North Korea is turning to cryptocurrency scams to raise money and circumvent sanctions, a new report says.
The biggest change in North Korea’s recent cyber activities has been the exploitation of the cryptocurrency ecosystem, Recorded Future, a threat intelligence firm, said in a report published on Thursday. Cryptocurrencies are decentralized, encrypted digital currencies, such as Bitcoin and they don’t rely on financial intermediaries like banks and governments.
In June, Recorded Future researchers began to notice a large amount of data transfer associated with altcoin currencies – a cryptocurrency other than Bitcoin – and discovered a blockchain scam, called Marine Chain Platform, tied to North Korea, according to the report.
One prominent Marine Chain Platform employee tracked down by researchers was the CEO, a man named Capt. Jonathan Foong Kah Keong.
Foong has been connected to Singaporean companies that have assisted North Korean sanctions circumvention efforts since at least 2013, the report said.
"Cryptocurrencies are highly fluid, volatile, and in many cases, anonymous tools that are used by North Koreans to circumvent international identification and financial controls," Priscilla Moriuchi, director of strategic threat development at Recorded Future and author of the report, told Fox News in an email.
This can make it impossible to track the coins to an end recipient. Monero is one example of a cryptocurrency used by North Korea.
The North Koreans may also be using an anonymous cryptocurrency tool called a mixer, Moriuchi said. A mixer divides each transaction up into thousands of separate transactions each of very tiny amounts of the currency.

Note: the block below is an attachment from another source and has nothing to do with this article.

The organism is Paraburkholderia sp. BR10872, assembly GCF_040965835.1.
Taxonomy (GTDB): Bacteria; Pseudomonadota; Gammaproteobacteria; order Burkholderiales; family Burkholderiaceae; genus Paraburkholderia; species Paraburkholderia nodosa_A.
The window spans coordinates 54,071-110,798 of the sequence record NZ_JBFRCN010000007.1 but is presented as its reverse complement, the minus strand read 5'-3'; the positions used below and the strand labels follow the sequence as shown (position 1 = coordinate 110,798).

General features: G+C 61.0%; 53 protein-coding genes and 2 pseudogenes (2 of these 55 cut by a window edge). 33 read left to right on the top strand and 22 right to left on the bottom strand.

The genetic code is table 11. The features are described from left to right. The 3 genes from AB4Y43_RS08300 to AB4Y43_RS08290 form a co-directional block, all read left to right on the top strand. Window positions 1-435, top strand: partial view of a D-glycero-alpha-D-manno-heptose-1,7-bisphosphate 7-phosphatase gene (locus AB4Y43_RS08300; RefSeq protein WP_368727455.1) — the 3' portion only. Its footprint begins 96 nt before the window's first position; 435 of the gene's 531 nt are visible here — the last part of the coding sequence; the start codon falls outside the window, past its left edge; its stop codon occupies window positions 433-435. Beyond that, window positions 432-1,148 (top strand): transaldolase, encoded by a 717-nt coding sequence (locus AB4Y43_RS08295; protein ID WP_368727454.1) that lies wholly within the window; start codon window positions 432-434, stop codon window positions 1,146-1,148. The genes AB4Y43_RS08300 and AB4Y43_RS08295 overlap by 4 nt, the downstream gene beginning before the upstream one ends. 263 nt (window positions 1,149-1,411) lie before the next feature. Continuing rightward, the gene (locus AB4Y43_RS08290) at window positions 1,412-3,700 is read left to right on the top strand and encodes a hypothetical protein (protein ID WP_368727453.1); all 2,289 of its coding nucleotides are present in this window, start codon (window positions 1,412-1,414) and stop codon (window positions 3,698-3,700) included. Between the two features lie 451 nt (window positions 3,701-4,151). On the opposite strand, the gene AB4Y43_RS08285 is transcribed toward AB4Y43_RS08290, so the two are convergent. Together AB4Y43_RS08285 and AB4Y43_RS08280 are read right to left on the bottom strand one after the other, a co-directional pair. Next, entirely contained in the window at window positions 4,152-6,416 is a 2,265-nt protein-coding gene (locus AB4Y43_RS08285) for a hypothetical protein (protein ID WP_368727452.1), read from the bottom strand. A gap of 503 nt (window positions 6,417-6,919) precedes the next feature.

"A mixer is basically a legal money launderer," she said.
"North Korea has been working for decades to circumvent international financial controls and sanctions through drug trafficking, illegal arms sales, shipping, counterfeiting [and other activities]. But this is the first time we have demonstrated that the two networks, the virtual one that works to raise revenue through online operations and the physical one, have converged," she said in an email.
Moreover, these kinds of cryptocurrency scams fit the description of low-level financial crime described by defectors, the report added. And it fits with North Korea’s playbook for raising money.
“North Korea uses its military, intelligence service, diplomatic establishments, and overseas citizens as a vast criminal enterprise. Each is tasked with supporting the Kim regime by innovating and conducting revenue-generating schemes and sending that money back to North Korea,” Moriuchi added.
North Koreans active in China
The report also addresses the internet activity of North Koreans in China, especially in the Chinese academic sector. There are a handful of universities that Recorded Future assesses “with moderate confidence” host, or have hosted, North Korean students, teachers, or partners.
The universities mentioned include Shanghai Jiaotong University, Jiangxi Normal University, Tsinghua University and a host of others.
“There is an increasing amount of evidence that North Korean cyber operators are trained at a basic level domestically, then sent overseas to obtain further education,” Recorded Future’s Moriuchi said.
“Defector testimonies and our own data indicate that China and India are two countries that may be used by North Koreans to obtain additional computer science training and where North Koreans may actually conduct cyber operations from,” Moriuchi added.